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Babylon Town creates policy for transferring development rights

The credit program compensates landowners in the core

The credit program compensates landowners in the core of the Long Island pine barrens who cannot develop their properties. Credit: Randee Daddona

The Town of Babylon has created a new policy to regulate the use of Pine Barrens Credits for developers seeking to expand in areas in the town without sewers.

In March, officials enacted a moratorium on using the credits, which transfers development rights from the preserved land in the pine barrens in eastern Suffolk County to other areas of the county.

Suffolk County Department of Health Services allots businesses a certain amount of wastewater flow based on the lot size, building size and the type of use. If a building wants to expand and falls short of requirements, a credit can be purchased for around $40,000 from the state-run Pine Barrens Credit Program, which compensates the landowners there who cannot develop their property.

A single credit allows for 300 gallons of wastewater flow per day, about equivalent to a single-family home, according to Rich Groh, chief environmental analyst for the town.

The town ban ends Dec. 31, and the new policy, passed by the town board on Dec. 19, places some restrictions on redeeming the credits, including limiting each hamlet to 10 credits for the life of the policy, Groh said.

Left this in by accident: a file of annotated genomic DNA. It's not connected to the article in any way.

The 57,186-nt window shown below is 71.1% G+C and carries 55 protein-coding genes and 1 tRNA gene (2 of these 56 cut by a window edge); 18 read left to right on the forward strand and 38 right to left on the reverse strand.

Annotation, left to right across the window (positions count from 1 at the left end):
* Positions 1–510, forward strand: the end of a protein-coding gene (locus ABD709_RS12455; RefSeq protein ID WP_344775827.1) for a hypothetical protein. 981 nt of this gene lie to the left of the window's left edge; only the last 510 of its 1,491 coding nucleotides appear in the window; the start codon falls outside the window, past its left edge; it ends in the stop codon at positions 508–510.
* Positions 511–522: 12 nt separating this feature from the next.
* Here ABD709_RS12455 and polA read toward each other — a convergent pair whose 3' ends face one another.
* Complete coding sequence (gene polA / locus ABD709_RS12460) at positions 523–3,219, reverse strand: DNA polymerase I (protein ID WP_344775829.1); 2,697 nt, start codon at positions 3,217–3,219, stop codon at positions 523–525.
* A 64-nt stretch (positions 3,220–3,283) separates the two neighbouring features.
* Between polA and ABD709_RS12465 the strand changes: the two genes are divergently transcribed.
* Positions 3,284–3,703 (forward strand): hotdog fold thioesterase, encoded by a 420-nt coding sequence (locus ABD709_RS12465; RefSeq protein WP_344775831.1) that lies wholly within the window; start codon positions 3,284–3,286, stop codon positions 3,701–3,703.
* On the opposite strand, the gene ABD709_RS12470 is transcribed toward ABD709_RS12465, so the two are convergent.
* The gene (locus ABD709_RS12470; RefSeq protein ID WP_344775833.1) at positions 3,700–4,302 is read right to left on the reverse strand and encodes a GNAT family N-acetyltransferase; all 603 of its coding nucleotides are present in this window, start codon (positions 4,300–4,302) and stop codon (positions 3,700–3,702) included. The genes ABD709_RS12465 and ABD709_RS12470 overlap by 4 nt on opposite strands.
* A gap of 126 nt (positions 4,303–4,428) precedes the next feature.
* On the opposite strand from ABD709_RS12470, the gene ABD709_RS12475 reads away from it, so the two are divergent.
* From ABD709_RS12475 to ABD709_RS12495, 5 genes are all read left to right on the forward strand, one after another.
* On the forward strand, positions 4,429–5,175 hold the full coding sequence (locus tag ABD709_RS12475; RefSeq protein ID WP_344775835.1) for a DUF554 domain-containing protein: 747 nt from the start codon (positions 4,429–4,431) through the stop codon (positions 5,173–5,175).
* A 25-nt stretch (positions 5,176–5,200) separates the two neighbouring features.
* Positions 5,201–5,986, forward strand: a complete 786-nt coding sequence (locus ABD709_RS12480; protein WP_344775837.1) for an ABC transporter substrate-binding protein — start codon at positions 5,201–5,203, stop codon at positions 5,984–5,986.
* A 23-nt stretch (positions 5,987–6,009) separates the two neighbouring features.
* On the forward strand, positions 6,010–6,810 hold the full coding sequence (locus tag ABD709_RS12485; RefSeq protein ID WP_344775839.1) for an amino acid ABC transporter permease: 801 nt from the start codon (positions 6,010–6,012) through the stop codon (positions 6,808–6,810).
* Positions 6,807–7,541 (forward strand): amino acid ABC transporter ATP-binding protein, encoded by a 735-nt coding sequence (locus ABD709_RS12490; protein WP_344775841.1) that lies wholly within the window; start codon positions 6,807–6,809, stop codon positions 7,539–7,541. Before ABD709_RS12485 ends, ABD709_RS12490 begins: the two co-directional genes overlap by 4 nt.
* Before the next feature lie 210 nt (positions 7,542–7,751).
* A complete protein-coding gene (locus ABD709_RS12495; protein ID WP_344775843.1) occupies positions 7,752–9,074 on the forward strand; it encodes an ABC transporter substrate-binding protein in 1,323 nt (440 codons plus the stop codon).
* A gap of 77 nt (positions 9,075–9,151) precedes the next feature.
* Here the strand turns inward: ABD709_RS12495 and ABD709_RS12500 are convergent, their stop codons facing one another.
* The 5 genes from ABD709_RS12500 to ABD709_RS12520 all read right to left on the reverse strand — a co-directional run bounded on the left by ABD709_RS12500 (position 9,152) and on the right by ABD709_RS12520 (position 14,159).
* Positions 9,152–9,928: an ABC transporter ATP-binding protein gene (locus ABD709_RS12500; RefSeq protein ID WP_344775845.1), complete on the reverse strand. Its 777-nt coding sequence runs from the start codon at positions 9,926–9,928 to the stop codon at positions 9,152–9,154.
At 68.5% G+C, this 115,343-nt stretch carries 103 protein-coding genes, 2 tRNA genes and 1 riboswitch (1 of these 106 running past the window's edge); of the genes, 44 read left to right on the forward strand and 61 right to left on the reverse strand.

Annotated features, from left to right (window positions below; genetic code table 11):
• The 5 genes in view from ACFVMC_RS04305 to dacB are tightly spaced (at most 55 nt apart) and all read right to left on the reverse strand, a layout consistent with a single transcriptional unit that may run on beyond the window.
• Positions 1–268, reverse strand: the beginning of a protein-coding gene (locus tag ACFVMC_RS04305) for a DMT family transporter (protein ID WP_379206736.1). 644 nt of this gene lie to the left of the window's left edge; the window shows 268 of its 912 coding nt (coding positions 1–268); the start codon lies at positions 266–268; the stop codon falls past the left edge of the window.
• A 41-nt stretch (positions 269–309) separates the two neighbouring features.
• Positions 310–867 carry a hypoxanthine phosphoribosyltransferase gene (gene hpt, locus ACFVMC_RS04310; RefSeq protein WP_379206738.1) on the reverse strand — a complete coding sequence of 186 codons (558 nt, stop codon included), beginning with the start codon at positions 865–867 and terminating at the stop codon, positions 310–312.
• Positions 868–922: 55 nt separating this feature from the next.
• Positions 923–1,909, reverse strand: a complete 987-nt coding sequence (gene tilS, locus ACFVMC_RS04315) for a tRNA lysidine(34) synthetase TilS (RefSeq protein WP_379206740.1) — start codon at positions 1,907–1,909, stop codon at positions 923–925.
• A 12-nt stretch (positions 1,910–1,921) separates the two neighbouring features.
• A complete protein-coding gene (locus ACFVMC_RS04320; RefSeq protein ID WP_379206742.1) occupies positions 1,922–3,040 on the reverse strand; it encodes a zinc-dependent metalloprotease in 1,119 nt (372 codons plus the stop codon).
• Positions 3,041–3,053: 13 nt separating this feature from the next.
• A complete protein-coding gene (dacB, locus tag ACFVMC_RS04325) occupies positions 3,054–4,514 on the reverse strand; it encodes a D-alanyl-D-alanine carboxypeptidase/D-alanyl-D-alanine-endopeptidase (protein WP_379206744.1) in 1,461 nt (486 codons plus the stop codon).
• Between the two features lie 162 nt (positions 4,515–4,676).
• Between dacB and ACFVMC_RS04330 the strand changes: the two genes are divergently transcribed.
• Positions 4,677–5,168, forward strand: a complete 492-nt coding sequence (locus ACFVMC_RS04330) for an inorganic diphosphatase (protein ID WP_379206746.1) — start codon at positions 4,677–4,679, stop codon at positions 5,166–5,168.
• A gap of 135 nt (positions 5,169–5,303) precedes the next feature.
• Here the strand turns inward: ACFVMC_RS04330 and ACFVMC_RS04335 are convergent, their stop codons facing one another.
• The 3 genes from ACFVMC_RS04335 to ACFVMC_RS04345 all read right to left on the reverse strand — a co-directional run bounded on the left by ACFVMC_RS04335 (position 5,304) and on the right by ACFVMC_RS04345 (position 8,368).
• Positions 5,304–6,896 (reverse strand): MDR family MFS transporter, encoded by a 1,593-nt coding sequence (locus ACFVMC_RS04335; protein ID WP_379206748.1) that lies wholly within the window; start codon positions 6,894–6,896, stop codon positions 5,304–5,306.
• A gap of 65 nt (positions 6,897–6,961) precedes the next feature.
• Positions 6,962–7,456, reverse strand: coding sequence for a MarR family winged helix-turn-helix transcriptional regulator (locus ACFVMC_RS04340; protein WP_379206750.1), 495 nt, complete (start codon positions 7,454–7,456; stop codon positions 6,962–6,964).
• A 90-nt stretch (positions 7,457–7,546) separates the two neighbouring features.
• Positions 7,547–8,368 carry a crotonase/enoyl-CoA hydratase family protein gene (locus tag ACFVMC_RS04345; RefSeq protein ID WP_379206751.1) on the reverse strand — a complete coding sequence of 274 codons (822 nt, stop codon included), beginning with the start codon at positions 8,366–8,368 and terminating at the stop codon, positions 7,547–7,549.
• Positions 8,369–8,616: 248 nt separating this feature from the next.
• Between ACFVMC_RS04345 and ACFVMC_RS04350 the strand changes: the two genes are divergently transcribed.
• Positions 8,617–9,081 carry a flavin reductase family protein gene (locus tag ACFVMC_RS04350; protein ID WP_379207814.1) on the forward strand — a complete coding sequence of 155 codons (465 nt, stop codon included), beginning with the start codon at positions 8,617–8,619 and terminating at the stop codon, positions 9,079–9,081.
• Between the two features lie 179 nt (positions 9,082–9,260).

The town will re-evaluate the policy in five years, he said.

The new policy also requires businesses using the credits to connect to sewers should they become available later.

Outside most of the town that’s connected to sewers, houses and businesses use on-site sanitary systems, like cesspools, or septic tanks and leaching pools. A few developments have their own sewer treatment plants.

Groh said the town received two applications to use Pine Barrens Credits in the end of 2017 and beginning of 2018, and while they were approved, it triggered a moratorium and a review of the credits program and the ensuing regulation policy.

“We didn’t want to just hand these credits out, we wanted a rationale,” he said, adding on average, credits were being used about once a year before that. “We didn’t want a proliferation of this.”

Groh said the new policy balances protecting groundwater in the town and supporting economic development.

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